Thanks and cheers,


Answer:  Hi Malcolm, I am not selling the Pinguino and thought I had taken that page down (I can’t find it and am wondering if you can send me the link so I can do so).  I am not at all dissatisfied with the Pinguino.  I decided to sell it after a couple of accidents that damaged the boat, causing a need for repairs.  I was having a problem seeing it get scratched up and worse.  Since then I have reconsidered and decided to keep it.  

For me, building the boat was more of the experience I was looking for, and I got that.  I use Pinguino mostly in protected waters, rivers, small lakes, creeks, etc., as it likes to run down wind a bit in strong winds in open water (a rudder would correct that of course).  I have had my composite boat (an Impex Currituck) for nine years.  Its like an old friend and fits me like a comfortable pair of shoes.  I use it for all kinds of trips, mostly five to seven day kayaking adventures.  It is great for trips, but less so for short day paddles.  That’s when I use Pinguino.  Penguin is more maneuverable in tight rivers and streams.  It is also lighter (37 pounds vs. 60 pounds) and easier to load and unload.  I have done overnight camping in Pinguino on a Florida creek, and could probably do several days more.  The back hatch on my boat is large and can accommodate a lot of gear.  So, given what you have told me, your choice of a Pinguino seems like a good fit.  

As to building another boat, I might.  If I did it would be one of the seventeen foot Pygmys.  But I’ve had the building experience and will probably paddle the Currituck till one of us isn’t fit to paddle anymore.

Enjoy Your Boat,


Question: How Much Finishing Material (WR-LPU) is Necessary?

Hi Yackman.  Just watched your finishing video again. I will be using the same material you used  to finish my Pinguino (WR-LPU). Can you please tell me how much of the material you ordered. Thanks, 


Answer: Hi Jerry.  It goes pretty far.  I think I only bought a quart.  But check with the seller on coverage.  You might buy a second quart if you can return it unused and unopened.  You probably saw that I had a helper.  The stuff dries fast so a helper is really useful.  You can do multiple coats on the same day without sanding.  

Good Luck, Yackman

CommentThank you, Don. I did order one quart yesterday. My son, David, who helped with the build, will be helping with the final finish. I have really been enjoying my Pinguino.  Getting more comfortable with it day by day. Your videos were an indispensable aid that helped me turn out a really fine boat!   Thanks for the reply, Don.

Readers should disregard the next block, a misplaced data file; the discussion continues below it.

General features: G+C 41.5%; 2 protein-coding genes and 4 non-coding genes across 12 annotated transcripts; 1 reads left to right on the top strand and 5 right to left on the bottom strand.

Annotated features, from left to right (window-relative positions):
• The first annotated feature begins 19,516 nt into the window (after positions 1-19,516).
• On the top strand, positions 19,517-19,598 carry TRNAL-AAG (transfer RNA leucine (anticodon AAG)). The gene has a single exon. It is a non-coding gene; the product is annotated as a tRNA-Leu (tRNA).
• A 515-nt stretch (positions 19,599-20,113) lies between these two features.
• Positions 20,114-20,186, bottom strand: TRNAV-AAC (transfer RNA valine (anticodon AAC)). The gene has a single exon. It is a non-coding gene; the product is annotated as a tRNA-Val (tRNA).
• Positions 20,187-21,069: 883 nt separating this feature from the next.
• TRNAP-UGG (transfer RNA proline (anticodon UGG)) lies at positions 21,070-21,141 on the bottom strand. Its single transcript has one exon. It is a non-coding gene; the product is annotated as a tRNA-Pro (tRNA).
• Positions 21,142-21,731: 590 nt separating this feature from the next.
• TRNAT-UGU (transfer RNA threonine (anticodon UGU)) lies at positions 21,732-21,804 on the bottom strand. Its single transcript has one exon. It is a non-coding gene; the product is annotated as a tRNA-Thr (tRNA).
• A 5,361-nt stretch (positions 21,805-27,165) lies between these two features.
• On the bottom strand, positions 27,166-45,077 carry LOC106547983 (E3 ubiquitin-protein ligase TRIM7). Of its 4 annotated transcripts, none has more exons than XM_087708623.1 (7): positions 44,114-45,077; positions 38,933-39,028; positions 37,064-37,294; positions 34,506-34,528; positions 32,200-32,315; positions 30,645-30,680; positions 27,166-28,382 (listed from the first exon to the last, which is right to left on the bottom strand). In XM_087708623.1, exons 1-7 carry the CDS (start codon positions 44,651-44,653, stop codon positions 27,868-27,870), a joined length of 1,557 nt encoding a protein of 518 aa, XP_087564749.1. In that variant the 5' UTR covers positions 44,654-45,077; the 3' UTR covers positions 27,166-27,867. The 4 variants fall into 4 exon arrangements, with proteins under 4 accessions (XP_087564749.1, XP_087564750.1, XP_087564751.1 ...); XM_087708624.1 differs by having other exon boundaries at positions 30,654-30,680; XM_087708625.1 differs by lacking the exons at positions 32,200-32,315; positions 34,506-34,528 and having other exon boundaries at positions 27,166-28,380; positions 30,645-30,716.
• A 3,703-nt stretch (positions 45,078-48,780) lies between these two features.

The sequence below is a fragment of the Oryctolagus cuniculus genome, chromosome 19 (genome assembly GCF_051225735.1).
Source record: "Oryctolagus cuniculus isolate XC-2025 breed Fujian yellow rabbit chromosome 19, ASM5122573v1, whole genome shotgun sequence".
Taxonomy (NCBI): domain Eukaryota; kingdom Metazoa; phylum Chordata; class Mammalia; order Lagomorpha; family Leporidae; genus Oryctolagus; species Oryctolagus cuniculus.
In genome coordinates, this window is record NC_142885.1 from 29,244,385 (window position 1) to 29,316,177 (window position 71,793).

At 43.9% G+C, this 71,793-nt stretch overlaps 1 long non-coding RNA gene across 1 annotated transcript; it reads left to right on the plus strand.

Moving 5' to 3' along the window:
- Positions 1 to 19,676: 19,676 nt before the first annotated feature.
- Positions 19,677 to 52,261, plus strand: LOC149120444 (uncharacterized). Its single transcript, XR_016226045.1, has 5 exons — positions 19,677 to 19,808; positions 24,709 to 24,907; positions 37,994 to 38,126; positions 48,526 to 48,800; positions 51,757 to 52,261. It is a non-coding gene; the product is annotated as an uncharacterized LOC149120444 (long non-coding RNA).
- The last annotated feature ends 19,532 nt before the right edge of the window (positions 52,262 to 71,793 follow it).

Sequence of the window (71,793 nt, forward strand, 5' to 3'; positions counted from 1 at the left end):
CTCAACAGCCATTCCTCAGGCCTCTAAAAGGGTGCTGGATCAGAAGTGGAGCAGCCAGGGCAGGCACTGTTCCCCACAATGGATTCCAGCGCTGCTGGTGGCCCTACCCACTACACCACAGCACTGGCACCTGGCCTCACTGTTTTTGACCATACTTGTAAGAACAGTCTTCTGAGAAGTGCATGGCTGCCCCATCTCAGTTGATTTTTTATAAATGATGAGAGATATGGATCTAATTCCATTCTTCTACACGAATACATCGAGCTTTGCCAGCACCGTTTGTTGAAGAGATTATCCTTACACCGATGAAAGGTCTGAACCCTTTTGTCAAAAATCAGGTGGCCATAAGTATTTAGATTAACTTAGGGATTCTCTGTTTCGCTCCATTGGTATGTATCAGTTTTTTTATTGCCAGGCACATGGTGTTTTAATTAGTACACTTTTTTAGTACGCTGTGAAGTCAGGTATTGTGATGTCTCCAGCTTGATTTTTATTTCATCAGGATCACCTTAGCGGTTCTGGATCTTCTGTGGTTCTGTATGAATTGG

Jerry’s Finished Boat

Question/Comment: Thanks for Your Videos

Dear Yackman, I just wanted to thank you for your you tube videos on your Penguino construction process. I have just finished mine and found your videos very informative and a good adjunct to the instruction manual. Although I enjoyed the process of building my own kayak I found the instructions were not always as specific as I would have liked. I have subscribed to your channel and enjoy your videos. Please keep them coming!

Thanks again


Answer:  Thanks for the positive comments Chuck.  I’d love to see a picture of your boat.  If I can collect a few that I’ve contributed toI might put them on my website.  Yackman

Question: Keel Protection/Back support?

Here is a picture of the finished product. After taking the boat out today I realized I need to add keel protection and also want to change the back support. Any suggestions? Thanks, Chuck.

Chuck’s Boat

AnswerYour boat looks great. Nice work!  I put  a KeelEzy strip on mine to protect it. Costs about $2.00 per foot. I've used it on three boats and think it's a great product. As far as a seat back is concerned, I purchased an Immersion Research seat back and installed it. It's not a perfect solution but it is comfortable. Good luck, Yackman

Question: What grit of sandpaper did You finish up with? Gary

AnswerBecause I had over applied the resin on the boat, I had a lot of material to remove to smooth the hull and deck.  So I used a vibrating power sander with 320 grit paper, as that was the finest grit I could get for that tool.  It worked out just fine as it is better that the sanded finish has some texture to it, so that the final finish coat will adhere well. Yackman

Question: Good for Fishing, Photography?